While many different jobs present hazards to Minnesota workers, there are certain occupations that are much more dangerous than others. In the most dangerous jobs, it is important not only for employers to take steps to minimize the risks, it is also important for workers to be especially vigilant.
According to preliminary data released by the Bureau of Labor Statistics on workplace fatalities, for 2014, there was a 2 percent increase over the fatality numbers in 2013. For the year, preliminary data show that 4,679 people died while working in 2014, up from 4,585 in the prior year.
Of the industries reporting fatalities, the logging industry reported the highest rate at 109.5 fatal injuries for every 100,000 workers. Those working in the fishing industry had fatality rates of 80.8 per 100,000 workers, while the pilot and aircraft engineer group came in third at 63.2 deaths per 100,000. The high fatality rates of the top three were followed closely by roofers with 46.2 deaths per 100,000, trash and recycling collectors with 27 fatalities per 100,000 and agricultural workers with 26 deaths per 100,000 employees. Iron workers, commercial drivers, electrical power line workers and construction and extraction industry first-line supervisors rounded out the top 10 most dangerous jobs for the year.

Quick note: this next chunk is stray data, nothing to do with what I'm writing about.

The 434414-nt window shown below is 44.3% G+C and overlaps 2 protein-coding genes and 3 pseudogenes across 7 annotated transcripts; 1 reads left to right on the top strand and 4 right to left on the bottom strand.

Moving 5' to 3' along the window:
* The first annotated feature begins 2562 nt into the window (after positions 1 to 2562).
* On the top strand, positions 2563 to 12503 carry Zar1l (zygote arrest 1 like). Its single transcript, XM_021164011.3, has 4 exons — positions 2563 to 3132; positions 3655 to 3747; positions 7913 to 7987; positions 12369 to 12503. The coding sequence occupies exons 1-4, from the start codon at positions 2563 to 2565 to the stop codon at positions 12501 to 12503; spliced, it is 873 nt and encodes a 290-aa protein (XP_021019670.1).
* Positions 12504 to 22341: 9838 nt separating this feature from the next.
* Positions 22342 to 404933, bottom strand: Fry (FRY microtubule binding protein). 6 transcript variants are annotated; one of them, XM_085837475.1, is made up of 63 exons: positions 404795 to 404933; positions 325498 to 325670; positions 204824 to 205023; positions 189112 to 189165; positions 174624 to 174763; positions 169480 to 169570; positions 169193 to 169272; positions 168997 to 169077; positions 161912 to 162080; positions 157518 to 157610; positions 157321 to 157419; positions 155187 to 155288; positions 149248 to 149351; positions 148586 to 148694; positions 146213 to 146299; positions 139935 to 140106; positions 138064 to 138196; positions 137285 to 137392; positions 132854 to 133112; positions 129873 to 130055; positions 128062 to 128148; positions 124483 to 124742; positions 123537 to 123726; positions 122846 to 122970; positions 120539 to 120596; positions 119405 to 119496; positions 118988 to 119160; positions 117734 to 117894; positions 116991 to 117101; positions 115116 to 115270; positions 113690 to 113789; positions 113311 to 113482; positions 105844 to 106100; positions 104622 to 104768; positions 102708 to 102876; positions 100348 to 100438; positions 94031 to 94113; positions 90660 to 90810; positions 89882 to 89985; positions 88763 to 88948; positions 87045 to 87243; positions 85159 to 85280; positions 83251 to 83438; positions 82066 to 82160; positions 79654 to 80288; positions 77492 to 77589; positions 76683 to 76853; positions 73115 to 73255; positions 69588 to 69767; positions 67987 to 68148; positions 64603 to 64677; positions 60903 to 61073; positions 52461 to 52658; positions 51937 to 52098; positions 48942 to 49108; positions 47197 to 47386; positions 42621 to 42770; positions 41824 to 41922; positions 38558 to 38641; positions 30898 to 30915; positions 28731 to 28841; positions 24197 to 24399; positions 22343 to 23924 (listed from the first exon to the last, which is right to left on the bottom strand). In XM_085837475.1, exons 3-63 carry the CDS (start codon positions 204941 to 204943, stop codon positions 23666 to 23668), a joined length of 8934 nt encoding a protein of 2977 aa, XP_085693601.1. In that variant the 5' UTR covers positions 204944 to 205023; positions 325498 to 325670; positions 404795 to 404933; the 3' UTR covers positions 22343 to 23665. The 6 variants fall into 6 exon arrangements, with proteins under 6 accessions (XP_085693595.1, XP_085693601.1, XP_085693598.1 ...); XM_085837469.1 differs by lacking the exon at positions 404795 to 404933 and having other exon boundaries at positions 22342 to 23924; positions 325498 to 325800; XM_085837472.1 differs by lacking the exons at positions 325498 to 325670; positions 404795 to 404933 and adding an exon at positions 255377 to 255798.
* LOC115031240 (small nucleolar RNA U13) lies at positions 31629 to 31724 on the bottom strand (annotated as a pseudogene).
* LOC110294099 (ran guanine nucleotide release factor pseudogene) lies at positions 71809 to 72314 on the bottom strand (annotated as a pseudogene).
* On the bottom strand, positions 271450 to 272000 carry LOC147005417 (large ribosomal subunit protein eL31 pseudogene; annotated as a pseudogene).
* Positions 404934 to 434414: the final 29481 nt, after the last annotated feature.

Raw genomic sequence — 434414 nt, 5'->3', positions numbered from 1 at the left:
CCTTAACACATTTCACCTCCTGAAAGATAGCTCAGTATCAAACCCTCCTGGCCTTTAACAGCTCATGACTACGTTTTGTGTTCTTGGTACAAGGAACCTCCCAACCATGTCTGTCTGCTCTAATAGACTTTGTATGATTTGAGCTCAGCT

Most people do not think about the possibility of being involved in a workplace accident when they go to their jobs each day. Unfortunately, these types of accidents occur very frequently, and as statistics show, they sometimes result in fatalities. It is very important for employers to make sure they have strong safety policies and procedures in place. Employers should also provide their workers with all of the necessary safety equipment. Employees should be aware of the existing hazards at their jobs. If they are injured, they may want to obtain the assistance of an attorney in filing a claim for workers' compensation benefits.